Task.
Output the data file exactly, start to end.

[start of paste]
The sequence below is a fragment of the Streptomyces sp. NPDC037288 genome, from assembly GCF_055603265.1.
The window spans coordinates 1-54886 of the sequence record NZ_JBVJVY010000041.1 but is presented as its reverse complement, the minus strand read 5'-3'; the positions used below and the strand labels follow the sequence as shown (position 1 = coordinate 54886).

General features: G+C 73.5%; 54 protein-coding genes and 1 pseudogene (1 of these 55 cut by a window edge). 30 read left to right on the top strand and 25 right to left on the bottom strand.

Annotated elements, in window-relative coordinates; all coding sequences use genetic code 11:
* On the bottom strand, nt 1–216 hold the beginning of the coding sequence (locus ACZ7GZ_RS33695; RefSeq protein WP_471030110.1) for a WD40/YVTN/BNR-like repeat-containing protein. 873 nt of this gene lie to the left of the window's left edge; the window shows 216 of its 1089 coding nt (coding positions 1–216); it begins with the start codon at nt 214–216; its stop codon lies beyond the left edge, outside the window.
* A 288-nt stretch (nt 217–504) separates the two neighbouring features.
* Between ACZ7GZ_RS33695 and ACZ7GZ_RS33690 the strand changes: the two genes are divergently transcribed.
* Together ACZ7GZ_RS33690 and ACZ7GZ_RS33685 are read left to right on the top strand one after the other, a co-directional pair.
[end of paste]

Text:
The sequence below is a fragment of the Streptomyces sp. NPDC037288 genome, from assembly GCF_055603265.1.
The window spans coordinates 1-54886 of the sequence record NZ_JBVJVY010000041.1 but is presented as its reverse complement, the minus strand read 5'-3'; the positions used below and the strand labels follow the sequence as shown (position 1 = coordinate 54886).

General features: G+C 73.5%; 54 protein-coding genes and 1 pseudogene (1 of these 55 cut by a window edge). 30 read left to right on the top strand and 25 right to left on the bottom strand.

Annotated elements, in window-relative coordinates; all coding sequences use genetic code 11:
* On the bottom strand, nt 1–216 hold the beginning of the coding sequence (locus ACZ7GZ_RS33695; RefSeq protein WP_471030110.1) for a WD40/YVTN/BNR-like repeat-containing protein. 873 nt of this gene lie to the left of the window's left edge; the window shows 216 of its 1089 coding nt (coding positions 1–216); it begins with the start codon at nt 214–216; its stop codon lies beyond the left edge, outside the window.
* A 288-nt stretch (nt 217–504) separates the two neighbouring features.
* Between ACZ7GZ_RS33695 and ACZ7GZ_RS33690 the strand changes: the two genes are divergently transcribed.
* Together ACZ7GZ_RS33690 and ACZ7GZ_RS33685 are read left to right on the top strand one after the other, a co-directional pair.